Users could balance objects on the spoon and get, well, not a completely accurate reading (and nothing heavier than the maximum weight of 385 grams), but something that was far better than no scale at all. The stock “remains well above its climactic low on 24th August but has slightly lagged behind the Nasdaq indices since that new floor was established at $92,” he said in emailed comments early Wednesday. Over the past week, the commentary from U.S. operators about declining phone upgrade rates was starting to concern us, but apparently China continues to chug along unabated, with mainland units growing 120% during the quarter.

It could be that Apple is worried that people will break their screens if they use them as scales (although this wouldn’t explain the availability of joke apps) or that it thinks such an app would be used for weighing drugs (a possibility, although most drug dealers would probably prefer a $20 digital scale that’s actually accurate). As we learn more about phone upgrade programs, we agree with management’s assessment that the benefit might actually be larger in future years than what they are seeing now. The other answer is that Apple simply doesn’t know what it thinks about digital scale apps yet and so is defaulting to “no.” The idea is popular, though.

December quarter guidance implies iPhone unit and revenue growth on the back of 1) strength in emerging markets, including China, 2) continued upgrade cycle, with 69% of users yet to upgrade to larger screens, 3) record Android share gains, and 4) ASP uplift. While tough Y/Y iPhone compares still could make for an air pocket or two in 1H C2016, we are modestly lifting our growth estimates due to 1) sturdy ASPs, 2) accelerating converts, 3) potential of shortening replacement cycles with the advent of upgrade programs, and 4) more favorable mix due to increasing effects of services. We think there are several tailwinds that should benefit AAPL across both revenues and EPS – 1) ~1/3 of the install base has migrated to the 6 product line, 2) Android switch rate at 30% suggests further gains likely, 3) tailwinds in China from LTE expansion and further uptake of AAPL products, 4) ASP’s should sustainably ramp higher given memory uptake and 5) gross-margins could see upside given leverage and cycle efficiency. Maynard Um, Wells Fargo: The Good. 1) iPhone sales of $32.2B exceed our $31.6B (Street $31.4B) on stronger ASPs of $670 (our/Street: $645/$649), 2) iPhone channel inventory was below target range, which should help the Dec/Mar quarters, 3) iPad channel inventory also fell below target range, 4) Gross margin of 39.9% was above our/Street’s 39.7%/39.3%, 5) Watch units increased sequentially, 6) FQ4 EPS of $1.96 was above our/Street’s $1.95/$1.88, 7) implied F16 EPS of $3.08-$3.29 vs. our $3.15 and Street’s $3.22. Revenues were slightly ahead while EPS benefited from better margins. iPhone shipments were inline with estimates of 48mm but ASP of $670 was significantly higher.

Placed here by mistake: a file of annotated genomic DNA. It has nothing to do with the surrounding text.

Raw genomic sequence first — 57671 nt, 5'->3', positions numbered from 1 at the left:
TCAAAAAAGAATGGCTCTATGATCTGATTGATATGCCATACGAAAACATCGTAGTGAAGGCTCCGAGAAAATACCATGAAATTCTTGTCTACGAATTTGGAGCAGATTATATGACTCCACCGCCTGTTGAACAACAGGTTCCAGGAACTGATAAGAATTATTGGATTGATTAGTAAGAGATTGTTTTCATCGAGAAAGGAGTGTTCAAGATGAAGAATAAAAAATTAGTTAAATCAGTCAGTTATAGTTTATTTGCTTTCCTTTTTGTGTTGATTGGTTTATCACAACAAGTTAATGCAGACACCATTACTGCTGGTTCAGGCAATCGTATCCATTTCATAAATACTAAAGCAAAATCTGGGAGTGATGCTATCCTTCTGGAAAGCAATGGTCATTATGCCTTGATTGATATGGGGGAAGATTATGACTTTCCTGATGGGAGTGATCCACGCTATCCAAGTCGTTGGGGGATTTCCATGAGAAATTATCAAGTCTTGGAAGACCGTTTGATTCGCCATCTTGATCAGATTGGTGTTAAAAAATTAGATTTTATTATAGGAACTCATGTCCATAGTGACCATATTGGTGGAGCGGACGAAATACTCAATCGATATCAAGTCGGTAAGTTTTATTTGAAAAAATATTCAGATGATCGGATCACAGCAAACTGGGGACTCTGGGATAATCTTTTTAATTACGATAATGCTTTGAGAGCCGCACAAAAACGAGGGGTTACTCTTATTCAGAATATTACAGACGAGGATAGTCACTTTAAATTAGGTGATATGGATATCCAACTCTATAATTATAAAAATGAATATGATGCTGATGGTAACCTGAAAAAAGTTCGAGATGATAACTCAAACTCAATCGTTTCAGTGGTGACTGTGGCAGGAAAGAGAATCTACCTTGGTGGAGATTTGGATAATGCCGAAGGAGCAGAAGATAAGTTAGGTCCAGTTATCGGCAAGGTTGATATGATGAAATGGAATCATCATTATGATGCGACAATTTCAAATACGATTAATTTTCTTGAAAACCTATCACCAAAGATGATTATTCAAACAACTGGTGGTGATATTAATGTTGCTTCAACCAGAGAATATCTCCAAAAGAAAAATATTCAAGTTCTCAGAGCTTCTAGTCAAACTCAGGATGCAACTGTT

Although the company continues to perform well, we think stock performance remains tied to iPhone shipments, which face tough compares over the next couple of quarters making it difficult for the stock to work.